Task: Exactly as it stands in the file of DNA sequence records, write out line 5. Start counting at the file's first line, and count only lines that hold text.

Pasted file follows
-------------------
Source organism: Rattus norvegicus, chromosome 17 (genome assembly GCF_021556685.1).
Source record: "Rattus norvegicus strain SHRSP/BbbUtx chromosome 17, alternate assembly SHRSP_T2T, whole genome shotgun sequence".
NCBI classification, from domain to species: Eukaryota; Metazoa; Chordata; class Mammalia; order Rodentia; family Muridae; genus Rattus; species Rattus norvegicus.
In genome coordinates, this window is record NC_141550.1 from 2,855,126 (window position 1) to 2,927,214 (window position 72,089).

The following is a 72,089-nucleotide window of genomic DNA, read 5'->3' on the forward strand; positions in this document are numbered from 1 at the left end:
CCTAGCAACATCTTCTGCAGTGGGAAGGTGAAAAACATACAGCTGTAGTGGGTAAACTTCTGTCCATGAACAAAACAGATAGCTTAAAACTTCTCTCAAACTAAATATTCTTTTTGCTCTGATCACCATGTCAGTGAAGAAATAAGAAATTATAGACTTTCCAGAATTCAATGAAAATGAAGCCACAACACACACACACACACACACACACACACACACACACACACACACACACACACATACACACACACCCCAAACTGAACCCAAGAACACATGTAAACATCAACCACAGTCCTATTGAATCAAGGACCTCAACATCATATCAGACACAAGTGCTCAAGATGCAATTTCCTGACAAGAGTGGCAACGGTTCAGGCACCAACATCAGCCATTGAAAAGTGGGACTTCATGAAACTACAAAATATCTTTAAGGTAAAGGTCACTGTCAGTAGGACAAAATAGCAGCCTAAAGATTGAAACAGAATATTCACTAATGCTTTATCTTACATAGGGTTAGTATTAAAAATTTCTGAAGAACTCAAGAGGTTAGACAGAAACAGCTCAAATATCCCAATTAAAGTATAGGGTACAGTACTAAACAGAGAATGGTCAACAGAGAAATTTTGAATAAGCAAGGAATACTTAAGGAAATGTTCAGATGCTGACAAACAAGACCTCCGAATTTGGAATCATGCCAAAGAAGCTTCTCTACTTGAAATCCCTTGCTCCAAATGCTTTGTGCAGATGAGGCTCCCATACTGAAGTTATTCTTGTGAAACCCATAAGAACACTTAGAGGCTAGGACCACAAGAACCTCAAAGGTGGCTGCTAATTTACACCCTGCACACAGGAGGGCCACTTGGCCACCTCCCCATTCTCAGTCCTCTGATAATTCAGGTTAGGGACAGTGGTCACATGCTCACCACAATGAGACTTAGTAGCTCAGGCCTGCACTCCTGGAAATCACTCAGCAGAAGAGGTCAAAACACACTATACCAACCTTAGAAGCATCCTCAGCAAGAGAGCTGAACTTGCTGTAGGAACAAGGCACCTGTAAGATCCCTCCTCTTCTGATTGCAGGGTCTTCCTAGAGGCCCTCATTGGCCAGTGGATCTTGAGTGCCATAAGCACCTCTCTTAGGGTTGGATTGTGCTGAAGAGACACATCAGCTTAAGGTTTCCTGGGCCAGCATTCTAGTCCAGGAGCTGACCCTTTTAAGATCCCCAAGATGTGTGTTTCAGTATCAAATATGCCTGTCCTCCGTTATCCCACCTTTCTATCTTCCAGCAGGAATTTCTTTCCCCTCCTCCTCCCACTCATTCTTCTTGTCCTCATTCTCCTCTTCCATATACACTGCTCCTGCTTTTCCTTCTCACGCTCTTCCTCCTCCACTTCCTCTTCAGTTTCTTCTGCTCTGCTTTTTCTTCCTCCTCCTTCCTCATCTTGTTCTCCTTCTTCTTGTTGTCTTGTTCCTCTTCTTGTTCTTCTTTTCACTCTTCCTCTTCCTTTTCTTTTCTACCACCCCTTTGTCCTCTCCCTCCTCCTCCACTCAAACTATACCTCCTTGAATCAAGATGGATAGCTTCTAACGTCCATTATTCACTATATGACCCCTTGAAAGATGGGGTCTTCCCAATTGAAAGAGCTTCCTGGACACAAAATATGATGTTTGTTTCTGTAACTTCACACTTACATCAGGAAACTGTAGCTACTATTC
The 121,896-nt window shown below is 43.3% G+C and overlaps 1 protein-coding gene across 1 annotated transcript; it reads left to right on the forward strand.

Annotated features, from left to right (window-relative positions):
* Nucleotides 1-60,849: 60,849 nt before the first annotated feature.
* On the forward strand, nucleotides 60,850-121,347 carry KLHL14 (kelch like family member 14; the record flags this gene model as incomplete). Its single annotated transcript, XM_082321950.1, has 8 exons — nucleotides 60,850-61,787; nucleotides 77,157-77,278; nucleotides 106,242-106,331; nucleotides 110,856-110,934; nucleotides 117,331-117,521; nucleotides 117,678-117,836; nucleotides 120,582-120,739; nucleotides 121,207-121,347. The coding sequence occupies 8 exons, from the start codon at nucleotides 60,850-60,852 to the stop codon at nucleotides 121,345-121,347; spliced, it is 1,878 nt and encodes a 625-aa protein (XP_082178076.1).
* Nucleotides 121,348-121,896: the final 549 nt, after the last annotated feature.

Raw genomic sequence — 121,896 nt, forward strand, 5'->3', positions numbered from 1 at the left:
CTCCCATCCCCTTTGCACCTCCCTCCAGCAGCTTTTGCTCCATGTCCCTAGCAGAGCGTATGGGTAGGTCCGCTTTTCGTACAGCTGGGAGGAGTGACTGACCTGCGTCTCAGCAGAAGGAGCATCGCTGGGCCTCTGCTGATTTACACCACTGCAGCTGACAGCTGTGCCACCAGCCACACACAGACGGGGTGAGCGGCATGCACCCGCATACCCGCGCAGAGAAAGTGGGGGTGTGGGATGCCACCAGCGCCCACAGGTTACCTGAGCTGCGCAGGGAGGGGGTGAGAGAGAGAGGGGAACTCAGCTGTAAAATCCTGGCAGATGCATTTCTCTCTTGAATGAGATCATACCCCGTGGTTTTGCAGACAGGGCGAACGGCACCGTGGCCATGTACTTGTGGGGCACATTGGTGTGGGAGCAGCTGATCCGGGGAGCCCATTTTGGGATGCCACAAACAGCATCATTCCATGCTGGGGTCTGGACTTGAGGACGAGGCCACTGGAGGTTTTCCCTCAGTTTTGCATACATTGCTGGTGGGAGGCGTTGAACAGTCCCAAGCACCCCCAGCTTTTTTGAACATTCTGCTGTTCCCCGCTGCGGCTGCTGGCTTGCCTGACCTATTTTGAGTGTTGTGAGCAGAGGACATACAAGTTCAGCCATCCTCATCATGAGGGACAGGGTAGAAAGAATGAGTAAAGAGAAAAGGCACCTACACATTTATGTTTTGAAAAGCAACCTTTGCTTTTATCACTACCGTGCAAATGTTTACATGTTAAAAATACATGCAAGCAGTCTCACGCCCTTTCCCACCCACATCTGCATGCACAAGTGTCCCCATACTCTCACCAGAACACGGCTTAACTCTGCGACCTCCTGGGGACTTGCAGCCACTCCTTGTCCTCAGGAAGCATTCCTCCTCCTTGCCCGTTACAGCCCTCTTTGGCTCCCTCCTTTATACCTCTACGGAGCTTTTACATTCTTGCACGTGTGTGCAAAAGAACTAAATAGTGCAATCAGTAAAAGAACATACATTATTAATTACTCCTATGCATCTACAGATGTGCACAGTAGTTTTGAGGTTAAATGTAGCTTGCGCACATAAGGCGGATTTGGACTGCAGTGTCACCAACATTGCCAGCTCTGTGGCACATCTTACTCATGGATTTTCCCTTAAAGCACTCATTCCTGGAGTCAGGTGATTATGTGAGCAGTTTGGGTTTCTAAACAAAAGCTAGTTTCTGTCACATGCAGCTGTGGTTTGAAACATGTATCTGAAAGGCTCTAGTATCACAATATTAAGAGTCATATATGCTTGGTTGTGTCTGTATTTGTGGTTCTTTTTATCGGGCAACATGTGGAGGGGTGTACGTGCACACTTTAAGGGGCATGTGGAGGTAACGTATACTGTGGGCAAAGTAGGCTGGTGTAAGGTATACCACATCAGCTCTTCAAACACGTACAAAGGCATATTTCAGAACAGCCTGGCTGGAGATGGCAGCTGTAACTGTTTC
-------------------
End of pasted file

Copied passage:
The following is a 72,089-nucleotide window of genomic DNA, read 5'->3' on the forward strand; positions in this document are numbered from 1 at the left end: